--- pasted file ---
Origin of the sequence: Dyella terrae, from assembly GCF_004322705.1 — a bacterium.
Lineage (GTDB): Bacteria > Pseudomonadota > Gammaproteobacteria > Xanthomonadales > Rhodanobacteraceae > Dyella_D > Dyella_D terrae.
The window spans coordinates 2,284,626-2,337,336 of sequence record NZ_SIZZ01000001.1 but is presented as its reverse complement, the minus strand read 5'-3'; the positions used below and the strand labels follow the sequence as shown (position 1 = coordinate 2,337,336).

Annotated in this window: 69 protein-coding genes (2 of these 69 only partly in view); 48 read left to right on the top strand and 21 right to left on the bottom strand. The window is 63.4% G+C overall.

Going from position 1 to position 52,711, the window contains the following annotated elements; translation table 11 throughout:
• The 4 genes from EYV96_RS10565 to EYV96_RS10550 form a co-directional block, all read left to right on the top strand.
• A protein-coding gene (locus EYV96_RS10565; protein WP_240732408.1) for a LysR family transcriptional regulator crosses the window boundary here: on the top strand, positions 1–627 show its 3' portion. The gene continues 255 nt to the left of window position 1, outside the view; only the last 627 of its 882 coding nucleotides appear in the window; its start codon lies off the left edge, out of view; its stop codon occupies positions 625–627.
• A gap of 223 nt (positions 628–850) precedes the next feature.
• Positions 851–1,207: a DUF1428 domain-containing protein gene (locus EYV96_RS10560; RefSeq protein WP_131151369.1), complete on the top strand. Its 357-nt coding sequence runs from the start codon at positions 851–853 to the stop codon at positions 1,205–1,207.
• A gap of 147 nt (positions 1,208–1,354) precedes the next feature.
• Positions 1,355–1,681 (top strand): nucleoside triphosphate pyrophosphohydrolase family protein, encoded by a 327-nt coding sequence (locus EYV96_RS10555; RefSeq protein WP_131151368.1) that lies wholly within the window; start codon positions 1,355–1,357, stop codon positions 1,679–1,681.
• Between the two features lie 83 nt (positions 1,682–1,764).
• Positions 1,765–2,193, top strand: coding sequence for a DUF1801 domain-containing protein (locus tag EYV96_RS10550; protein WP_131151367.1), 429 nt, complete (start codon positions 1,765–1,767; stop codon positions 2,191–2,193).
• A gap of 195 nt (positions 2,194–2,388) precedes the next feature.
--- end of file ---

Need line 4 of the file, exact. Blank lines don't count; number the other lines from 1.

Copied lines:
Annotated in this window: 69 protein-coding genes (2 of these 69 only partly in view); 48 read left to right on the top strand and 21 right to left on the bottom strand. The window is 63.4% G+C overall.